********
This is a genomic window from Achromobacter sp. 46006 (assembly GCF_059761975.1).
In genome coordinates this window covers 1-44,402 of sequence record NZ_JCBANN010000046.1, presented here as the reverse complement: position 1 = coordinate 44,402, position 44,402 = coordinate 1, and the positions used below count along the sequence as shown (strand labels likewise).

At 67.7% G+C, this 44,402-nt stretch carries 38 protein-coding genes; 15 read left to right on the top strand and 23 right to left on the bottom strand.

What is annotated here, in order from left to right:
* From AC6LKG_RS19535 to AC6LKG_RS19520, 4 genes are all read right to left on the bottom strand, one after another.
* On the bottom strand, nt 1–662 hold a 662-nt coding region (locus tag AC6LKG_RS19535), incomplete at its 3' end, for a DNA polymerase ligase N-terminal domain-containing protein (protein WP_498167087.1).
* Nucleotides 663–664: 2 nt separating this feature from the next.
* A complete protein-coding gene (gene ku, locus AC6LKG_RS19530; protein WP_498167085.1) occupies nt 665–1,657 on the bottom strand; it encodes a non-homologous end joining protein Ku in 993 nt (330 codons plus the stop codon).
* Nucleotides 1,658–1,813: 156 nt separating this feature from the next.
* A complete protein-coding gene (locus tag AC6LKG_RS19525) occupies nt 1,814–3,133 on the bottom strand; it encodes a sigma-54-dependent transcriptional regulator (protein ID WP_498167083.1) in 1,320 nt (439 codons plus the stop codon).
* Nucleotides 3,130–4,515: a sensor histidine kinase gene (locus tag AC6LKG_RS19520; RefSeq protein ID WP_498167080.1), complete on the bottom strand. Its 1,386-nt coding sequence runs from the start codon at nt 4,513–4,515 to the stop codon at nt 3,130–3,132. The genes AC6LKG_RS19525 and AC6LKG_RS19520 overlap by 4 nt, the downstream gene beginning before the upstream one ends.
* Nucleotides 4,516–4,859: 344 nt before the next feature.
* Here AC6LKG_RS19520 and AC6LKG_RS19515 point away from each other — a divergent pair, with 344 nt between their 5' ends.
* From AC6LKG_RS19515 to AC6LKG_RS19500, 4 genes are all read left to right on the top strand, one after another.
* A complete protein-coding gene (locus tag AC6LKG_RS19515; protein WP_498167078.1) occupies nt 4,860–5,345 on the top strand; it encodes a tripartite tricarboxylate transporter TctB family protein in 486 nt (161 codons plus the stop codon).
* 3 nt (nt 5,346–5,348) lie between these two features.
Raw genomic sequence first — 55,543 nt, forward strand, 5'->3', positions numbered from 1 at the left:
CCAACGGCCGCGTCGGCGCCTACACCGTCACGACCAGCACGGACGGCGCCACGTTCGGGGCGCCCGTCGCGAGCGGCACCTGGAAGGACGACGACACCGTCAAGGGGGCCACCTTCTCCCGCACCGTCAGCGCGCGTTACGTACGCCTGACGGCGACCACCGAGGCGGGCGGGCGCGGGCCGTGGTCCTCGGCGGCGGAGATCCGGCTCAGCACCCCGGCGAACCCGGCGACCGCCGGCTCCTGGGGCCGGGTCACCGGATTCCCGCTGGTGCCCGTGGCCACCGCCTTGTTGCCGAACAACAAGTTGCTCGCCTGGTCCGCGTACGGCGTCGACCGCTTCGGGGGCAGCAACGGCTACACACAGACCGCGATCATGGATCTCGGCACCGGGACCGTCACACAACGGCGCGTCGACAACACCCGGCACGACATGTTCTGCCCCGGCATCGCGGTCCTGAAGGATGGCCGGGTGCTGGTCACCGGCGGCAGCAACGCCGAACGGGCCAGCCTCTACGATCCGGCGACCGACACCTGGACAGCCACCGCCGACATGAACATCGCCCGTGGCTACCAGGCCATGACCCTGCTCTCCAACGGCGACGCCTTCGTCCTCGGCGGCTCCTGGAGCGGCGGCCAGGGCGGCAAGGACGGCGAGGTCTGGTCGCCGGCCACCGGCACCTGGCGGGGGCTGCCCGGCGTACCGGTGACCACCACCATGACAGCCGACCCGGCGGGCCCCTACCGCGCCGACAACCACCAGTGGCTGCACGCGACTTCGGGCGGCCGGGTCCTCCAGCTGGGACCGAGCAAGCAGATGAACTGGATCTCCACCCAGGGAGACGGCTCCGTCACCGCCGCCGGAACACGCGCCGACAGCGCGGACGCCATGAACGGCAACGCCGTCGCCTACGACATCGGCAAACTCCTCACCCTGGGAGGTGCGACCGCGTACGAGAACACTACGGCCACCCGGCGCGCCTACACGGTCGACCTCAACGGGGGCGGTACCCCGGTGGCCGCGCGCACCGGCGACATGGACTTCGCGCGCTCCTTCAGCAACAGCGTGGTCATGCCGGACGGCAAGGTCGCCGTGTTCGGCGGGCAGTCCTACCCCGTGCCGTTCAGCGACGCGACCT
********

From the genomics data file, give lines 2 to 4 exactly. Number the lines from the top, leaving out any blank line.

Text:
In genome coordinates this window covers 1-44,402 of sequence record NZ_JCBANN010000046.1, presented here as the reverse complement: position 1 = coordinate 44,402, position 44,402 = coordinate 1, and the positions used below count along the sequence as shown (strand labels likewise).

At 67.7% G+C, this 44,402-nt stretch carries 38 protein-coding genes; 15 read left to right on the top strand and 23 right to left on the bottom strand.

What is annotated here, in order from left to right: